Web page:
PM Lee Hsien Loong at Opening Dinner of the NTUC National Delegates' Conference 2015 on 26 October 2015.
Sister Diana Chia, President of NTUC
Brother Chan Chun Sing, Secretary-General of NTUC
Mr Guy Ryder, Director General of International Labour Organisation (ILO)
Delegates from ITUC-Asia Pacific and the ATUC – ASEAN Trade Union Council
Delegates to the International Forum on Tripartism
Brothers and sisters
A very good evening to all of you.
I am very happy to be here this evening for this NTUC National Delegates’ Conference. We hold a National Delegates’ Conference every four years, but this one is special – because this year is SG50, our 50th anniversary, and NTUC has played a huge part in getting Singapore here. Because the unions are a cornerstone of our unique system of tripartism, built and nurtured painstakingly over the years.
Confronting global challenges
So it is very appropriate for the NTUC, Ministry of Manpower (MOM) and the Singapore National Employers Federation (SNEF) to hold a global conference on tripartism to coincide with this delegates’ conference. It is timely because many countries around the world face similar challenges, and globalisation and technology advances are affecting workers all around the world.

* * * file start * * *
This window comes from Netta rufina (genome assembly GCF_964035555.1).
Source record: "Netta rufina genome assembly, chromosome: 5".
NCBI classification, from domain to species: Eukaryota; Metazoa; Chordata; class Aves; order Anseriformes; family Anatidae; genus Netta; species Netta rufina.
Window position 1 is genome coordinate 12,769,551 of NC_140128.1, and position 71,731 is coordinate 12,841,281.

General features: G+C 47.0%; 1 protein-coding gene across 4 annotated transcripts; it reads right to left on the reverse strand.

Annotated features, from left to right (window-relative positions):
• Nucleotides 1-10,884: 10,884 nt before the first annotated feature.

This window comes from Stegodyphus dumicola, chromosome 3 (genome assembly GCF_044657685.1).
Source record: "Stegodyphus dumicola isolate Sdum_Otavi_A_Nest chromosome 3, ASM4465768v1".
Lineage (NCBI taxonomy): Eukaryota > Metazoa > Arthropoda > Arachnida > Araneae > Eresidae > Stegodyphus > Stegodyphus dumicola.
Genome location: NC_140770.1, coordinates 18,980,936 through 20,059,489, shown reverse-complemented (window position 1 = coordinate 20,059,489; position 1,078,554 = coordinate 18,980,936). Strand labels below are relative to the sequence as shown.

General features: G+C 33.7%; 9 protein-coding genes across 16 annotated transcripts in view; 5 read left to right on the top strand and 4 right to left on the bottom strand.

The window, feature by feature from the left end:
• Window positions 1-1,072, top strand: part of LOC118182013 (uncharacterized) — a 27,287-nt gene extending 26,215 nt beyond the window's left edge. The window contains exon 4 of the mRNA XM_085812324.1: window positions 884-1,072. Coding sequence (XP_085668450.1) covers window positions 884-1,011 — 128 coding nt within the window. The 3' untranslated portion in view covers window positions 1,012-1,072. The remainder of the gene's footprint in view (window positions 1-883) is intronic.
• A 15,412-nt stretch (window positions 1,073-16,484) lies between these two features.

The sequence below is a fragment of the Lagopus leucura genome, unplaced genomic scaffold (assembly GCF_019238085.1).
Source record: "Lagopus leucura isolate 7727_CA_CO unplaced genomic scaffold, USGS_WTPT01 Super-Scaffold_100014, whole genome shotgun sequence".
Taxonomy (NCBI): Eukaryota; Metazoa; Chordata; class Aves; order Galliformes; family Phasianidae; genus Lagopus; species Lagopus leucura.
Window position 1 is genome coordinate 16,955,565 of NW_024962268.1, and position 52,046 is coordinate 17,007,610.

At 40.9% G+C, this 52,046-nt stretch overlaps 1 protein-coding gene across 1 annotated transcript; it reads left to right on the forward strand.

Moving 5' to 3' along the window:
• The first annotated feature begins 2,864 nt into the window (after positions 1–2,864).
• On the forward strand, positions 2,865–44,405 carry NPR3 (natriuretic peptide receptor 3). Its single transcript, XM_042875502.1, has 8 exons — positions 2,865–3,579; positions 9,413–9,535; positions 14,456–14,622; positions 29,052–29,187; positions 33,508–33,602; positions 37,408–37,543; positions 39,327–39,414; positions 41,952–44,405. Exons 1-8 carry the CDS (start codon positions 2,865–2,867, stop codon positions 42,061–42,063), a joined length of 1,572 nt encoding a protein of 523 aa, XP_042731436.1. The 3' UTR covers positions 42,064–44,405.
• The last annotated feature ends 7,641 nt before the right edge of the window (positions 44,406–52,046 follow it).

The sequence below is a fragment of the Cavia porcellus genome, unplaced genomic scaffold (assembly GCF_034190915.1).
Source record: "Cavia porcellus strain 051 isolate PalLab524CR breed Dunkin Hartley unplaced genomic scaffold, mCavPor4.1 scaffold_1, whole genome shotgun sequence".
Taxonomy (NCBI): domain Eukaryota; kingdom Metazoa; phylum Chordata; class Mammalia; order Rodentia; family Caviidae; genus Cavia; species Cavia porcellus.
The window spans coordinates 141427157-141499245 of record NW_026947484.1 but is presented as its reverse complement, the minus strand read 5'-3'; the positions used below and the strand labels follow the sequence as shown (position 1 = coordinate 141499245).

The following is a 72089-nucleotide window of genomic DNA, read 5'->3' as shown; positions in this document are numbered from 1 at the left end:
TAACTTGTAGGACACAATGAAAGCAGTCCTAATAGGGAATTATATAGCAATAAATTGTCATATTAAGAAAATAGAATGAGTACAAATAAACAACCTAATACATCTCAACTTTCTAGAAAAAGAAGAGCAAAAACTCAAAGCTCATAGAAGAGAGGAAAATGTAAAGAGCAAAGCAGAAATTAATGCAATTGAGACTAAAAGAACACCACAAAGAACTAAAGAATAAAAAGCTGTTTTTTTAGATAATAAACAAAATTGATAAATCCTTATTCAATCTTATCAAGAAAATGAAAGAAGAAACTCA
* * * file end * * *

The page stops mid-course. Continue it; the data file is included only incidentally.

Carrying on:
I give you one graphic example. You have heard many lectures about globalisation but I do not think you have heard this story. Recently I met with the Director of the British Museum, Mr Neil MacGregor. Few years ago, he produced a very successful series of radio talks. It was called “A History of the World in 100 objects”. He had 100 radio programmes, each one for 15 minutes. For each programme, he chose one item from the British Museum collection to talk about it, and illustrate something about mankind, something about that civilisation, something about progress. They chose all the items, but the question was what were they going to choose as item number 100 – the final thing – to represent the world today, to embody the concerns and aspirations of humanity? They had a list of things, but one of the items on the shortlist for this object number 100 was a football jersey. Which football team? Chelsea. Why is it special? Because Chelsea is an English football club, but it is owned by a Russian Billionaire, Roman Abramovich. The football jersey was a shirt number belonging the striker. The striker was Didier Drogba; he belongs to the Ivory Coast but he is playing in England, for an English team. The shirt – I think you can guess where the shirt was made – the shirt was made by Chinese workers in China. This last one I do not think you would know – where did the British Museum buy that shirt? They bought it in Peru, from the flea market, and it was a fake. That is what globalisation means! We all benefit from it. We have the worldwide division of labour, this is called the supply chain, but at the same time it has put workers everywhere under pressure. It has made our fortunes – fortunes of countries, fortunes of our economies, much more inter-dependent. The world changes faster; conditions are much less predictable. No matter where you are, which country you may belong to, you are competing with workers from around the world.